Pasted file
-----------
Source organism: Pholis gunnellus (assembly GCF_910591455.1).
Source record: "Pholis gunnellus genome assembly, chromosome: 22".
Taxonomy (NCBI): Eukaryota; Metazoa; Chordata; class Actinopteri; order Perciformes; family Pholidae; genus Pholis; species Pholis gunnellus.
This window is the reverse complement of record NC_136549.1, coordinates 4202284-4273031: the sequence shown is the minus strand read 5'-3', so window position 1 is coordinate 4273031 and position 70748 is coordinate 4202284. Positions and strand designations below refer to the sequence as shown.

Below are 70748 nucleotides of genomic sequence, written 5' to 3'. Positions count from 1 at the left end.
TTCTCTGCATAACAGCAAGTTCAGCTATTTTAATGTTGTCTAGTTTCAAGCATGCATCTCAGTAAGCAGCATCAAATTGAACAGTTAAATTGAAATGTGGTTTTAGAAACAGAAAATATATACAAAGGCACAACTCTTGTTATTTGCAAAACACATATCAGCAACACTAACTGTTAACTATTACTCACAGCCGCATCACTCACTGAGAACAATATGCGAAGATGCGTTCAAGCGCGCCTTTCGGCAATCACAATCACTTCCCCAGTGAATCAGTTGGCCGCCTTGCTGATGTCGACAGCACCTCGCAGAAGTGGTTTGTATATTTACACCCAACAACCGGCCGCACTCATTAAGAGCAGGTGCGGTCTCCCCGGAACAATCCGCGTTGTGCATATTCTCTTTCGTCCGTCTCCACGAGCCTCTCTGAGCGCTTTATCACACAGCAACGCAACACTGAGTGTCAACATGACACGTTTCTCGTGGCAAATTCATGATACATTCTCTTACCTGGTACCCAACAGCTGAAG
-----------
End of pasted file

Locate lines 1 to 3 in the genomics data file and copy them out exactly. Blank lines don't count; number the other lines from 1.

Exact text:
Source organism: Pholis gunnellus (assembly GCF_910591455.1).
Source record: "Pholis gunnellus genome assembly, chromosome: 22".
Taxonomy (NCBI): Eukaryota; Metazoa; Chordata; class Actinopteri; order Perciformes; family Pholidae; genus Pholis; species Pholis gunnellus.